John Sayles

Elizabeth Pena and Chris Cooper in Lone Star (1996)

Elizabeth Pena and Chris Cooper in Lone Star (1996)

  • Born:  1950
  • Rank:  70
  • Score:  542.45
  • Awards:  LAFC (for Screenplay)
  • Nominations:  2 Oscars / 3 WGA / BAFTA / Golden Globe (all for Screenplay)
  • Feature Films:  16
  • Best:  Lone Star
  • Worst:  Passion Fish

Top 5 Films:

  1. Lone Star – 1998
  2. Silver City – 2004
  3. Matewan – 1987
  4. City of Hope – 1991
  5. Sunshine State – 2002

Top 10 Best Director Finishes

  • 1987 – 10th – Matewan
  • 1991 – 10th – City of Hope
  • 1996 – 2nd – Lone Star

He started out writing low budget films like Piranha and Alligator before coming up with the money to make The Return of the Secaucus Seven, a huge hit on the independent film scene.  He then started bringing a regular troupe of actors together, including Chris Cooper, Joe Morton and his classmate from Williams College, David Strathairn.  He continued making rather off-beat films away from studio financing until the critical acclaim of Matewan allowed him to bring in higher profile actors and his films started to get more notice.  But he has essentially followed the same formula for his entire career.  He writes a strong script, brings his regular actors together, makes a good film (sometimes a great film), gets really good reviews, gets for the most part ignored by all the awards groups (except the Independent Spirits) and then moves on to the next film.  He gained a bit more notice for Lone Star, and of course, it was worth the notice, but quickly slipped back into his routine (his follow up was the Spanish language Men With Guns).  He is one of those rare directors who has had a long solid career and never made even a mediocre film.

Lone Star – #1 film of 1996

A young, scared Mexican immigrant is hiding under a bridge.  He has just swam the river and fled his native country and is now in Texas and hiding, hoping not to get caught, hoping not to die.  The local sheriff, Charlie Wade, is a vicious racist and if he is caught he will likely die.  Then the camera starts to pan up, to move along the under side of the bridge and up to the boots of a sheriff standing on the bridge looking down.  And it is 30 years later and these are the boots of Sam Deeds, searching through the past to figure out who might have killed Charlie Wade and planted his body out in the desert.  It is a shot like few others in film history, and all the brilliance of the film, its direction, its amazing script, its unbelievably brilliant editing, its fantastic cinematography, its anchor in the great performance of Chris Cooper (getting to play the good guy for once) are all  encompassed at once.  This is Lone Star, the best movie of one of the best years in film history, a film that rivals L.A. Confidential and Schindler’s List for 2nd place in the whole decade (behind GoodFellas).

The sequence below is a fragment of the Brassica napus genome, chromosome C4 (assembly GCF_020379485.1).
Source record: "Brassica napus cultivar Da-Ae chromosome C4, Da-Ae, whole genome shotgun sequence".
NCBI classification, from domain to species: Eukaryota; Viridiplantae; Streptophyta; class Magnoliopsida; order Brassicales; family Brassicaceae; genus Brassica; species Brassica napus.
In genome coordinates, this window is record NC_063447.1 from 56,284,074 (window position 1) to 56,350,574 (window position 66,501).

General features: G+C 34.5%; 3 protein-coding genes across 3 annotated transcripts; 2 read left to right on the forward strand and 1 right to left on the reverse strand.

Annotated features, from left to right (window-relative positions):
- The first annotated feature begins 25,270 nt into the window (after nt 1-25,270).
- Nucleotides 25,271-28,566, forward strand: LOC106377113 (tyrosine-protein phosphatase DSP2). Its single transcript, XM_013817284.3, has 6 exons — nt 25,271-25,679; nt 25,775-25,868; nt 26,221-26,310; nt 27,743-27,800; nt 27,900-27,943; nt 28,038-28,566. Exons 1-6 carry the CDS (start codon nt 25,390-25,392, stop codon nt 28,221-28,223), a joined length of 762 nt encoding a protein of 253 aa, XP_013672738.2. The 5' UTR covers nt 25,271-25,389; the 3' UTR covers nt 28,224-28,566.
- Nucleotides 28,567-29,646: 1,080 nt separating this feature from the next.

On one level this seems like a simple story.  A sheriff discovers that someone was murdered.  He finds out his father might have been involved in it.  He wants the truth to come out, the kind of truth that often gets buried in a small town.  But because this is John Sayles, because Sayles is such a good writer, there is so much more to this story.  By finding out this story we find out the story of this whole town, how the lives intersect, how worlds can intersect.

The film is anchored by the performance of Chris Cooper.  Cooper is most remembered for the hard driven father in American Beauty and the crazed orchid hunter that he won the Oscar for in Adaptation, but here he plays the honest sheriff, the man who knows he will never measure up to the legend of his father, but is determined to be a good and honest man.  But the other performances are also important, notably Kris Kristofferson as a purely vile racist who once ruled the town with an iron fist and Matthew McConaughey in a great small role as Buddy Deeds, the town legend.  It’s worth remembering that much like Brad Pitt’s small electrifying role in Thelma and Louise, before he became eye candy and forgot how to act, McConaughey once could actually act.  And of course there is Elizabeth Pena, as Sam’s childhood girlfriend in a performance so perfectly filled with longing and lust and beauty that she made my list of 50 Sexiest Performances in Film History.

And then of course, there is the ending.  It is the ending it should have.  And love finds a way.  Love always finds a way.  The end explains so much of what has come before, but to me it changes nothing.  Because they are who they should be and who they will be.  Love will always find a way.

I must add that in the last two days, I have covered two of my mother’s favorite movies.  Given the way she talks about it, in fact, this might be her favorite film of all-time.  And it’s worthy of such a designation.

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